Poll Shows Slots Plan Has Wide Support
Economic Concerns Drive Md. Voters
Wednesday, October 22, 2008; Page A01
A broad majority of Maryland voters supports a proposal for slot machine gambling on the Nov. 4 ballot as deepening worries about the state budget outweigh lingering concerns about the social problems that slots might bring, according to a Washington Post poll.
Sixty-two percent of likely voters expressed support for the ballot measure, while 36 percent said they would vote against it. Only 2 percent said they were undecided about the proposal, which Gov. Martin O'Malley (D) has cast as a partial solution to the state's fiscal problems and foes say will lead to increased crime, gambling addiction and other ills.
About one-third of voters who think slots might have negative consequences still support the plan, which legislative analysts predict would eventually generate more than $600 million a year for education. Other proceeds would go to operators of slots parlors and the horse-racing industry.
Passage or failure of the measure is intended to put to rest an issue that has dominated state politics for close to a decade and produced repeated legislative stalemates during the tenure of O'Malley's predecessor, Robert L. Ehrlich Jr. (R).
The proposal, which would authorize as many as 15,000 machines at five locations, drew at least majority support from voters in all regions of the state, in both major political parties, and among all income and education levels. A majority of male and female voters and black and white voters said they would support the plan, which will appear as Question 2.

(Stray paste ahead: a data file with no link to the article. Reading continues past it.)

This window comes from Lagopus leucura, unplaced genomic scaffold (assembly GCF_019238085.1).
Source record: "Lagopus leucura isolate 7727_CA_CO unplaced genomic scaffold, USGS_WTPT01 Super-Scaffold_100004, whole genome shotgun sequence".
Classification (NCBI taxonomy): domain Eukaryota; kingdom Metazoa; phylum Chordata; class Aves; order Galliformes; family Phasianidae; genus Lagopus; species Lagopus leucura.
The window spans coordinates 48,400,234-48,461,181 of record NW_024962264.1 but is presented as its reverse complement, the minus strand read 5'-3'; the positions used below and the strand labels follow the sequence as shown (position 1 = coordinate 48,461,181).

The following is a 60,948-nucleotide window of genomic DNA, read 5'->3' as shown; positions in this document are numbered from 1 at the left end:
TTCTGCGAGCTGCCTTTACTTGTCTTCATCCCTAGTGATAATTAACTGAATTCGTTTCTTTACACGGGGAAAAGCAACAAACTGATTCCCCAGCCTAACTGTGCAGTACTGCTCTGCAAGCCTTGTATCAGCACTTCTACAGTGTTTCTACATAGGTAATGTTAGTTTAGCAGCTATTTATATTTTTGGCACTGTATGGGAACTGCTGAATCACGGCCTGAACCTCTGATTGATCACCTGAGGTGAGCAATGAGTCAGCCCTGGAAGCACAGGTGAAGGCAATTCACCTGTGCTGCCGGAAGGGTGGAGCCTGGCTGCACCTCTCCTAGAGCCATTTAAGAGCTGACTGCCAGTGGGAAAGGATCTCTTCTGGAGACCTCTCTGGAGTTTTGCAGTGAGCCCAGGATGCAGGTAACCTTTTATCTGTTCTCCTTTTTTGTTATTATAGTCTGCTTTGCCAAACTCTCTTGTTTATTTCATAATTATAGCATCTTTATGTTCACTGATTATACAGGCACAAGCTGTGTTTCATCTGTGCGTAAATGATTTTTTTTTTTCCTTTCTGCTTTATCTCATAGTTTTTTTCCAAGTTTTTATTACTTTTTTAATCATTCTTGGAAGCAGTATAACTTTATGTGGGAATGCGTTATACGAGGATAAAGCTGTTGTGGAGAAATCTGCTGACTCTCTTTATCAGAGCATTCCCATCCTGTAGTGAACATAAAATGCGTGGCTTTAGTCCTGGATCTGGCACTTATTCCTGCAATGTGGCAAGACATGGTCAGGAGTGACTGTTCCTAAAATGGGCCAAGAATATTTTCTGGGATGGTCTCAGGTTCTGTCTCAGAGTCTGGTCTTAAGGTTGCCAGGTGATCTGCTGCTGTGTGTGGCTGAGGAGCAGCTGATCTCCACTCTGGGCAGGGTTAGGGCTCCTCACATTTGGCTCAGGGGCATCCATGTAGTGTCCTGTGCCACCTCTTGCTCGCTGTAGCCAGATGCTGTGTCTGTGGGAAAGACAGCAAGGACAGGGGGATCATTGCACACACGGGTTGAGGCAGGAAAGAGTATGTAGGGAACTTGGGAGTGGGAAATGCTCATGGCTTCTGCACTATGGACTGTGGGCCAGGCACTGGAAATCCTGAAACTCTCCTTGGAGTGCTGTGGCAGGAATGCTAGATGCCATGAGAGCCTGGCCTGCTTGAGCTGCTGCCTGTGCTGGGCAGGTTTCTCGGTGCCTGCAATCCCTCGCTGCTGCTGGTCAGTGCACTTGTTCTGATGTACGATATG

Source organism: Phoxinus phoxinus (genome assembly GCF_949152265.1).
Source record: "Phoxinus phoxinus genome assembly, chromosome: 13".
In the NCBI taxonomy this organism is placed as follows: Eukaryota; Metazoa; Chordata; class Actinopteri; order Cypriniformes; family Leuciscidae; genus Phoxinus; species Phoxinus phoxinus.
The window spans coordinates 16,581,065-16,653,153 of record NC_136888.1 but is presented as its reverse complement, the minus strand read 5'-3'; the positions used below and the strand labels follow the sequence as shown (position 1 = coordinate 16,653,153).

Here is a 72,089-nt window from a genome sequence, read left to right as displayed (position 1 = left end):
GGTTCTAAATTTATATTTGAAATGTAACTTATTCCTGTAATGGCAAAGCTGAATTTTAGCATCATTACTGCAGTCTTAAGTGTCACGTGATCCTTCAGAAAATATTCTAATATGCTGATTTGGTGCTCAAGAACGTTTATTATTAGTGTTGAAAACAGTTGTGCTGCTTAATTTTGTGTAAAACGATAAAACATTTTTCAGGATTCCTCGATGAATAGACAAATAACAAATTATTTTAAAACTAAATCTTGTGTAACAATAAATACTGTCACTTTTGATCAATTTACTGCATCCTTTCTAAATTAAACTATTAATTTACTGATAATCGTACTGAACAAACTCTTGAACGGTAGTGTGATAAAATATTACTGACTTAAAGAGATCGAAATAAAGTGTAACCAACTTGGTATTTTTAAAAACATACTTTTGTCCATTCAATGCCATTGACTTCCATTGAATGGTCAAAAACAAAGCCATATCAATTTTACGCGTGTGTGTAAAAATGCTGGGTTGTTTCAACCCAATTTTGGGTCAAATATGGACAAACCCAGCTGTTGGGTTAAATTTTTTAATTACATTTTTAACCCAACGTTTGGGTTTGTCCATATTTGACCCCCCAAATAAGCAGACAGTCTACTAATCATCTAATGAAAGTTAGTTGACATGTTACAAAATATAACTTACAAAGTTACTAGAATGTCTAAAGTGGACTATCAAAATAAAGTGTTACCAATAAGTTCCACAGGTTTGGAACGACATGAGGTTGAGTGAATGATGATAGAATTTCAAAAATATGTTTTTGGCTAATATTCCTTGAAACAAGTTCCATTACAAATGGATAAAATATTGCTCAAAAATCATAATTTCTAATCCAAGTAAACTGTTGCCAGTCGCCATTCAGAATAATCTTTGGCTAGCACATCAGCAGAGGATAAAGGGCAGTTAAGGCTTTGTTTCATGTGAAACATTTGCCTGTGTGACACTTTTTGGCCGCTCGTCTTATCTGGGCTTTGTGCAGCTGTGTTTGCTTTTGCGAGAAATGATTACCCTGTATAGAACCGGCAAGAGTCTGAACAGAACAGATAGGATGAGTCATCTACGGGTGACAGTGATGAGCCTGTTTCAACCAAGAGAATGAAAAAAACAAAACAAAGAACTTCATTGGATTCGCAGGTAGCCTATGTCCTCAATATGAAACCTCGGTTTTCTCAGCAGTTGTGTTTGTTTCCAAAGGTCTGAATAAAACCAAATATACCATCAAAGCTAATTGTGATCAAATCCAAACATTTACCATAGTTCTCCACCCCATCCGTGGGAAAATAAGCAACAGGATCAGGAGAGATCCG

Nearly two-thirds of voters cited the economy and jobs as the most pressing issue in Maryland, a sevenfold increase from a year ago. The same percentage also said things are seriously on the wrong track in Maryland -- a jump of 15 percentage points from a year ago and a dramatic turnaround from two years ago, just before O'Malley's election, when nearly six in 10 said things were on the right track.
Nearly all Maryland voters are worried about the economy, and about two-thirds are concerned about family finances, the poll found.
Voters' dour outlook has no discernible effect on how they view O'Malley's performance, however. Fifty-three percent say they approve of the way the governor is handling his job, while 37 percent disapprove. Those numbers are about the same as a year ago, the last time The Post conducted a Maryland poll.
Polls since then have indicated a drop-off in O'Malley's popularity after a special legislative session last fall in which lawmakers initiated a series of budget cuts and raised taxes by nearly $1.4 billion a year.
During that session, the legislature approved O'Malley's plan to let voters decide whether to legalize slots. Under the plan, slot machines would be authorized in Allegany, Anne Arundel, Cecil and Worcester counties and in Baltimore.
About two-thirds of voters in those jurisdictions said they would support the slots plan, despite warnings from opponents about negative impacts on their communities.
They include voters such as Lara Allen of Odenton, who said she lives about 10 miles from the most likely slots site in Anne Arundel, the Laurel Park horse racing track. Allen, 39, an information technology consultant, said she could envision more traffic resulting from slots but added that she thinks such concerns are overblown. She also questioned whether slots would generate as much money as advocates suggest.